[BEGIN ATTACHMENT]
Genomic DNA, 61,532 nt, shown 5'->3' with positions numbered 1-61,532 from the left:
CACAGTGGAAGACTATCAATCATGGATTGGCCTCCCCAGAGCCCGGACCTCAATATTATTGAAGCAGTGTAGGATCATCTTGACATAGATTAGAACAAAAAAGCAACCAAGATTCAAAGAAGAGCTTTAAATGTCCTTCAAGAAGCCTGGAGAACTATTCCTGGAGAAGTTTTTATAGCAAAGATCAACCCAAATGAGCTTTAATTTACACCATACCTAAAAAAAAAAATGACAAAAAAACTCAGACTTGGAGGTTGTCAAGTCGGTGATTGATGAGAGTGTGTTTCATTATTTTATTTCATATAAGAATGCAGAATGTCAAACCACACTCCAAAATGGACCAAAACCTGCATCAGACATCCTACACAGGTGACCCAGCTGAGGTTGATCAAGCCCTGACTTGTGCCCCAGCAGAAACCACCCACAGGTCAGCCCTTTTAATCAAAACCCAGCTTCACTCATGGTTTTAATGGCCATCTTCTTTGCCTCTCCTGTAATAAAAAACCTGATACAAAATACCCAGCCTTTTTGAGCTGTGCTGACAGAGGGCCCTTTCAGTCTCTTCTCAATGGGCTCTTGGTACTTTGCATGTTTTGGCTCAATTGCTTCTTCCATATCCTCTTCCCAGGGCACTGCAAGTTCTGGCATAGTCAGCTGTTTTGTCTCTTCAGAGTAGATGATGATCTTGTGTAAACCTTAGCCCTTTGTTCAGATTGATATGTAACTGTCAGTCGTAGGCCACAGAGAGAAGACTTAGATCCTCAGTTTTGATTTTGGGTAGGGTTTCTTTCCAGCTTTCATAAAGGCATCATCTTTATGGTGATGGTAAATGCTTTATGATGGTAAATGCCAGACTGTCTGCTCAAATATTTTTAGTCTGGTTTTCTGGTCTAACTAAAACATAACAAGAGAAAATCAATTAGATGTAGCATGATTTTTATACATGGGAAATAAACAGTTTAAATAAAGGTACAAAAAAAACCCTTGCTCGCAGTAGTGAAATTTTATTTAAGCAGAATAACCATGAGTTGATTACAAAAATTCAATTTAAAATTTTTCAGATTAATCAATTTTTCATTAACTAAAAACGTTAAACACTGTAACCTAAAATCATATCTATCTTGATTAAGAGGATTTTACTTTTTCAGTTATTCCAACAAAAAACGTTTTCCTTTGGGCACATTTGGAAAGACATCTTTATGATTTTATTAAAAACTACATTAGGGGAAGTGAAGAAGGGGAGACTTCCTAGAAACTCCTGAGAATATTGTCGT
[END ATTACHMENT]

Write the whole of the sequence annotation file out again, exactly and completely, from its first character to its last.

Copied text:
Genomic DNA, 61,532 nt, shown 5'->3' with positions numbered 1-61,532 from the left:
CACAGTGGAAGACTATCAATCATGGATTGGCCTCCCCAGAGCCCGGACCTCAATATTATTGAAGCAGTGTAGGATCATCTTGACATAGATTAGAACAAAAAAGCAACCAAGATTCAAAGAAGAGCTTTAAATGTCCTTCAAGAAGCCTGGAGAACTATTCCTGGAGAAGTTTTTATAGCAAAGATCAACCCAAATGAGCTTTAATTTACACCATACCTAAAAAAAAAAATGACAAAAAAACTCAGACTTGGAGGTTGTCAAGTCGGTGATTGATGAGAGTGTGTTTCATTATTTTATTTCATATAAGAATGCAGAATGTCAAACCACACTCCAAAATGGACCAAAACCTGCATCAGACATCCTACACAGGTGACCCAGCTGAGGTTGATCAAGCCCTGACTTGTGCCCCAGCAGAAACCACCCACAGGTCAGCCCTTTTAATCAAAACCCAGCTTCACTCATGGTTTTAATGGCCATCTTCTTTGCCTCTCCTGTAATAAAAAACCTGATACAAAATACCCAGCCTTTTTGAGCTGTGCTGACAGAGGGCCCTTTCAGTCTCTTCTCAATGGGCTCTTGGTACTTTGCATGTTTTGGCTCAATTGCTTCTTCCATATCCTCTTCCCAGGGCACTGCAAGTTCTGGCATAGTCAGCTGTTTTGTCTCTTCAGAGTAGATGATGATCTTGTGTAAACCTTAGCCCTTTGTTCAGATTGATATGTAACTGTCAGTCGTAGGCCACAGAGAGAAGACTTAGATCCTCAGTTTTGATTTTGGGTAGGGTTTCTTTCCAGCTTTCATAAAGGCATCATCTTTATGGTGATGGTAAATGCTTTATGATGGTAAATGCCAGACTGTCTGCTCAAATATTTTTAGTCTGGTTTTCTGGTCTAACTAAAACATAACAAGAGAAAATCAATTAGATGTAGCATGATTTTTATACATGGGAAATAAACAGTTTAAATAAAGGTACAAAAAAAACCCTTGCTCGCAGTAGTGAAATTTTATTTAAGCAGAATAACCATGAGTTGATTACAAAAATTCAATTTAAAATTTTTCAGATTAATCAATTTTTCATTAACTAAAAACGTTAAACACTGTAACCTAAAATCATATCTATCTTGATTAAGAGGATTTTACTTTTTCAGTTATTCCAACAAAAAACGTTTTCCTTTGGGCACATTTGGAAAGACATCTTTATGATTTTATTAAAAACTACATTAGGGGAAGTGAAGAAGGGGAGACTTCCTAGAAACTCCTGAGAATATTGTCGT